JH- Yeah I definitely think we’re on the edge of one now. All my records have suggested that. I guess this one wouldn’t be about a new form of consciousness, although it could be to be honest. Maybe this is what I’ll look at next! An awful lot of people have been psychologically affected by the pandemic in a way that’s not just stress and not just anxiety. It’s a new thing I’ve never seen before where people have these spiritual awakenings almost and that’s fascinating if that’s happening on a big scale. We’re also in what they call late stage capitalism or end stage capitalism, it’s kind of gone as far as it’s gonna go and we’ve almost depleted all the resources and tried every angle to keep this model going. Something new’s going to have to happen and it’s probably not going to be very nice when it does.

DL- Would you say that split personality reflects the personality of the album and does that bicameral mind theory apply to the way that you wrote or structured the album?

JH- I think in the structuring there was some aspect of it. I actually wanted to do a double album and have a left side and a right side but the guys didn’t want to. We tried to just put the best songs in the best order.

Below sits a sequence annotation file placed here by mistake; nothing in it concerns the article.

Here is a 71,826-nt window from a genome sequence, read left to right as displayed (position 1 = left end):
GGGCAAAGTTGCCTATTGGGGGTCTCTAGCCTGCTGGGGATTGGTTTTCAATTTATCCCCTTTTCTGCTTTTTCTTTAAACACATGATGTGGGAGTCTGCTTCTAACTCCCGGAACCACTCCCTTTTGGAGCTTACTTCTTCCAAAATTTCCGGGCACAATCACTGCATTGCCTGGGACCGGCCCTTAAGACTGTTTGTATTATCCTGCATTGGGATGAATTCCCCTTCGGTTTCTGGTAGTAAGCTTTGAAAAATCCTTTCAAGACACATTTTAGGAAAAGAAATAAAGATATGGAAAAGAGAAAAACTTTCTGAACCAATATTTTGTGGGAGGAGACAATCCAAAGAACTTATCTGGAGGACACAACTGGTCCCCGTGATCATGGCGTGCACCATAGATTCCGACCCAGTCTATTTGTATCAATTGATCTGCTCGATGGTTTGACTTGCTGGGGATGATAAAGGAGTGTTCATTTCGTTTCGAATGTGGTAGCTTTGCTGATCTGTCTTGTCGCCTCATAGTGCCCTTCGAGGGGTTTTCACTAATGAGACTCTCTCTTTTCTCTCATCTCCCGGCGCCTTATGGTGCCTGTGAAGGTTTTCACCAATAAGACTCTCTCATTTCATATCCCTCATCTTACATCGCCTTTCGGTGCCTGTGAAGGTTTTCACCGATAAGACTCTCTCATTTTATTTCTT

DL- ‘Lord of the Trapdoor’ makes reference to internet trolls. Is that something that affects you as a band?

JH- No, we never get trolled. I don’t think we’re big enough for people to bother! I do obviously see a huge amount of it on things like reddit. When I talk about trolls I’m not really out there saying “fuck you guys, I hate you, what are you doing? You’re so lame”. I’m usually painting them sympathetically or I’m even saying I’m a bit of a troll myself. Or that I could be like them if I didn’t watch out. I understand you is usually what I’m saying to trolls.

DL- So it’s not like a long letter to Anthony Fantano asking why he didn’t give you a ten?

JH- He didn’t like the production on ‘In Birdsong’, we did that on purpose you idiot! I asked for that song to sound like it was broken!

DL- Last question, you’ve got a tour coming up next year so where are you most looking forward to playing and why is it Newcastle?

JH- Well I was born in Newcastle and I know it very well and I love it dearly. We haven’t played there in a long time so it probably will be Newcastle! All my family and friends will be there and we don’t play it as much as we should. The best gig of all is gonna be any gig if it happens!

Last modified: 3rd October 2020